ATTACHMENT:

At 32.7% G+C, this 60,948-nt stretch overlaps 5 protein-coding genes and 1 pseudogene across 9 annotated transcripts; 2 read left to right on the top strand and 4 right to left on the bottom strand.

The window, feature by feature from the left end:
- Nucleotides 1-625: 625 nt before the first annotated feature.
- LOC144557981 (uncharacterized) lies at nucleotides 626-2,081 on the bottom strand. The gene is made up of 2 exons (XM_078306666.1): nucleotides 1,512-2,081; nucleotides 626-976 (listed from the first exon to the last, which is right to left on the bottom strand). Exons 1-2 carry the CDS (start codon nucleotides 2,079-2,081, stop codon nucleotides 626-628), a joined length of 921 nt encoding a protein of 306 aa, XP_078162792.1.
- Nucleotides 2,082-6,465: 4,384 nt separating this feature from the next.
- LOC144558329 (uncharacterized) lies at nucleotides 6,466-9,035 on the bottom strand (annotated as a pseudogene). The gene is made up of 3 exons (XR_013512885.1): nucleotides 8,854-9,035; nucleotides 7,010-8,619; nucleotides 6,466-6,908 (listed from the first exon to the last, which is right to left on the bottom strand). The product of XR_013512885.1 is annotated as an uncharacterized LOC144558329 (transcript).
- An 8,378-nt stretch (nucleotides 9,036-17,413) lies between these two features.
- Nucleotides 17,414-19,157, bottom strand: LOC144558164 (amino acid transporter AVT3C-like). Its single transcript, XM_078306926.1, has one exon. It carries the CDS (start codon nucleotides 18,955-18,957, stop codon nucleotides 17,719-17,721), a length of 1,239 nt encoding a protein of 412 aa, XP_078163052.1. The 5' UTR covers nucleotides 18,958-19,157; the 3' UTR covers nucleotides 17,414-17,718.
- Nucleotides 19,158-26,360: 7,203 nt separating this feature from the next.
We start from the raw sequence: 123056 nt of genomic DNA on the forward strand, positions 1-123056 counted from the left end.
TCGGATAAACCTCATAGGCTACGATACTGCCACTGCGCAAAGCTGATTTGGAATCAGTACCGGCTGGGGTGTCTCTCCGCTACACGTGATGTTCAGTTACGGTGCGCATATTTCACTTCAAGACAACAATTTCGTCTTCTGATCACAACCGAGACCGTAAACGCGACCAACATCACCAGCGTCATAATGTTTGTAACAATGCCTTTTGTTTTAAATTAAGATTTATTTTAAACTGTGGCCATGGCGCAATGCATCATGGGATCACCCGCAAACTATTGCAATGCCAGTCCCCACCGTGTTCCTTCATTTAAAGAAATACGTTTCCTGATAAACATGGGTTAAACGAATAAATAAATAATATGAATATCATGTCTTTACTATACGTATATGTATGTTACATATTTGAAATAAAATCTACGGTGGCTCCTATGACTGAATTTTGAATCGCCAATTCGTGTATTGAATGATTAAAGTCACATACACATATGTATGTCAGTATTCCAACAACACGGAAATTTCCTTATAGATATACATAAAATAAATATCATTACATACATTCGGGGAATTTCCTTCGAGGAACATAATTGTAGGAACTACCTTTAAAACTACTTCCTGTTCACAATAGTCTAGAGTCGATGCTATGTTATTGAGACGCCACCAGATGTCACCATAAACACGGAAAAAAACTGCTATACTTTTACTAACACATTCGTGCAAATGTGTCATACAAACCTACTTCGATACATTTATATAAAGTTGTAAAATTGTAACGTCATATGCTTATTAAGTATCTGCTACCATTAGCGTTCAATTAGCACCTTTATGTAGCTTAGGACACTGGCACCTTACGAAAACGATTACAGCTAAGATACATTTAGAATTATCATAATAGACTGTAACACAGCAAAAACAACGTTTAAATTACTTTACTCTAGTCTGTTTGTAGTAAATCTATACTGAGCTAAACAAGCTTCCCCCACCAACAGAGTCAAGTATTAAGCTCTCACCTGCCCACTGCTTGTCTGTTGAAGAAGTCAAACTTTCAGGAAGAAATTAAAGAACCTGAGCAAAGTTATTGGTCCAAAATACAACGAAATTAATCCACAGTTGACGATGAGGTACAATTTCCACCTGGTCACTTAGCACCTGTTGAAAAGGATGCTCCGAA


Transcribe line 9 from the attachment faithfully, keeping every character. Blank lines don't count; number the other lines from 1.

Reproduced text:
- Nucleotides 19,158-26,360: 7,203 nt separating this feature from the next.